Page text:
Fraser Institute News Release: Ottawa’s misguided Indo-Pacific trade strategy unlikely to succeed

VANCOUVER, British Columbia, Oct. 24, 2023 (GLOBE NEWSWIRE) -- The federal government’s new Indo-Pacific trade strategy (IPS), meant to encourage increased Canadian exports to Indo-Pacific countries such as India and China through subsidies and other preferential treatments, unwisely shifts attention from Canada’s largest trading partner and key source of prosperity, finds a new study released today by the Fraser Institute, an independent, non-partisan, Canadian public policy think-tank.

“Despite many emerging markets in Asia, the United States remains Canada’s main market for exports, dwarfing all other markets,” said Steven Globerman, senior fellow at the Fraser Institute and author of Canada’s Indo-Pacific Trade Strategy and Trade Diversification.

For example, from 2017 to 2020, approximately 75 per cent of Canada’s merchandise exports (e.g. machinery, agricultural products) went to the U.S market compared to less than 5 per cent to China.

Why? Mainly geography—the bulk of international trade in goods is conducted primarily within regions (e.g. North America) and such trade is actually becoming even more prominent post-COVID as companies seek to consolidate their supply chains.

“The massive disruption in the ability of global companies to produce and sell goods during and after COVID has incentivized them to consolidate their operations in smaller geographic regions,” Globerman said.

Moreover, differences in language, legal and regulatory institutions, and business practises create informal trade barriers between countries. Increasing Canada’s integration to supply chains in Asia is a very difficult task, particularly compared to the existing integration of Canadian and U.S. markets based on common culture and institutions.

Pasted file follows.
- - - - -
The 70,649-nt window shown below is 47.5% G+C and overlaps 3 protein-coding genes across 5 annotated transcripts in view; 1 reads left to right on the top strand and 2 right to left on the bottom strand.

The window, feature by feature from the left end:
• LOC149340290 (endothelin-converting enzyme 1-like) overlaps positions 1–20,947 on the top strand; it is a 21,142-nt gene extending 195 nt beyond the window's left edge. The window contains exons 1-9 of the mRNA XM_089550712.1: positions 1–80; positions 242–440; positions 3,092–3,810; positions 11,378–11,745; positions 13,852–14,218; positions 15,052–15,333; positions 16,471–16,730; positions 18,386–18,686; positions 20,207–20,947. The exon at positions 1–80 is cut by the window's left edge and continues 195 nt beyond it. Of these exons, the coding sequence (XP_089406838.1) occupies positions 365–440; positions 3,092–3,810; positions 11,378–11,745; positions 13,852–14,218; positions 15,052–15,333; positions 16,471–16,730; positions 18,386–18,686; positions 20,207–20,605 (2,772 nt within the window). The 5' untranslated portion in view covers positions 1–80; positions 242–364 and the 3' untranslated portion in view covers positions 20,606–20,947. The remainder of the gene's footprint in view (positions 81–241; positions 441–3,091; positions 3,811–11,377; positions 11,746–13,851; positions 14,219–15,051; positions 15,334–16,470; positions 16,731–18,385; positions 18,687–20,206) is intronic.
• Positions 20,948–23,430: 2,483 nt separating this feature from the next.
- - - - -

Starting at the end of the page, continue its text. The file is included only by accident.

“It’s not clear that China or India would be open to, let alone welcoming of, deeper integration in Asian supply chains by Canada,” Globerman said.

Finally, as Canada focuses on the Asia-Pacific, it’s missing enormous opportunities to deepen and improve trade relations with the U.S. including in the burgeoning area of trade in digital services, which are currently not well covered by existing trade agreements.

“Canada’s trade relationship with U.S. is a major contributing factor to the prosperity and well-being of Canadians, and policymakers in Ottawa should not lose sight of that fact,” Globerman said.

Steven Globerman, Senior Fellow
Fraser Institute

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The Fraser Institute is an independent Canadian public policy research and educational organization with offices in Vancouver, Calgary, Toronto, and Montreal and ties to a global network of think-tanks in 87 countries. Its mission is to improve the quality of life for Canadians, their families and future generations by studying, measuring and broadly communicating the effects of government policies, entrepreneurship and choice on their well-being. To protect the Institute’s independence, it does not accept grants from governments or contracts for research. Visit